The Mueller Report was split in to two sections: “collusion” and obstruction of justice. On the latter, Robert Mueller concluded that the evidence rose to a level where the only legal determination on its legality can be made by an entity with more authority than a special counsel who’s jurisdiction is basically the President of the United States. How do you not pay a visit to the powerful governing body you kicked the investigation over to, and have a chat about what you found?

Despite what you may have heard on MSNBC or #resistance Twitter, Robert Mueller is not our hero, as retired FBI Special Agent and former Minneapolis Division legal counsel of the FBI, Coleen Rowley, wrote in The Huffington Post shortly after Robert Mueller was appointed in 2017:

Commentators display amnesia when they describe former FBI Directors Robert Mueller and James Comey as stellar and credible law enforcement figures. Perhaps if they included J. Edgar Hoover, such fulsome praise could be put into proper perspective. Although these Hoover successors, now occupying center stage in the investigation of President Trump, have been hailed for their impeccable character by much of official Washington, the truth is, as top law enforcement officials of the Bush administration (Mueller as FBI Director and James Comey as Deputy Attorney General), both presided over post-9/11 cover-ups and secret abuses of the Constitution, enabled Bush-Cheney fabrications to launch wrongful wars, and exhibited plain vanilla incompetence.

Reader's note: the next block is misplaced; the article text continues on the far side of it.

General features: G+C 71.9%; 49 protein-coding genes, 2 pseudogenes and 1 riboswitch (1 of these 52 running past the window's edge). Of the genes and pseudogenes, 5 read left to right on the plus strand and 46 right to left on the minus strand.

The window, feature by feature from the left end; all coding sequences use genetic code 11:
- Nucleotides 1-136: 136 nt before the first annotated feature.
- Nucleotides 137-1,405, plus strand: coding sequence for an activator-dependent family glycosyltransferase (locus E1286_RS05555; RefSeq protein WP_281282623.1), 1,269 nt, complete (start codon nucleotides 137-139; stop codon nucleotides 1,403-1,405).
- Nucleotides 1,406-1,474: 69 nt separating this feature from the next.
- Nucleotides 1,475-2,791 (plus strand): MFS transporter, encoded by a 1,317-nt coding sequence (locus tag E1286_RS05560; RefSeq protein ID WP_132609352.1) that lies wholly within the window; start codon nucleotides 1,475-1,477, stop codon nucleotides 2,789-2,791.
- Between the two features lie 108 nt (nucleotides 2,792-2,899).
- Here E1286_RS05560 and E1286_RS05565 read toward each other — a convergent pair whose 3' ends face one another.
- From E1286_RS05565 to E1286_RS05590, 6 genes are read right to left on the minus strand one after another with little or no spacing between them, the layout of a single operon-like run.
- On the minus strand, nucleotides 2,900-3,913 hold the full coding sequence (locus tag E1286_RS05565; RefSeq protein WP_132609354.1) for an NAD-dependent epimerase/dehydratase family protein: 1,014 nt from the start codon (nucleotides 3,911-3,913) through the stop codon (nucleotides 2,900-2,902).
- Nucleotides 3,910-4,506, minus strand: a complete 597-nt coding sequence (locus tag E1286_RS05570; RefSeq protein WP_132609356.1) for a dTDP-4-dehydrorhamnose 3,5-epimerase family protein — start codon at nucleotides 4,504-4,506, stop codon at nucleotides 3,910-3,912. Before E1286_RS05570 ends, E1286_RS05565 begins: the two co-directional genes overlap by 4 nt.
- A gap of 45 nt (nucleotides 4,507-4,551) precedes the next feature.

Long before he became FBI Director, serious questions existed about Mueller’s role as Acting U.S. Attorney in Boston in effectively enabling decades of corruption and covering up of the FBI’s illicit deals with mobster Whitey Bulger and other “top echelon” informants who committed numerous murders and crimes. When the truth was finally uncovered through intrepid investigative reporting and persistent, honest judges, U.S. taxpayers footed a $100 million court award to the four men framed for murders committed by (the FBI operated) Bulger gang.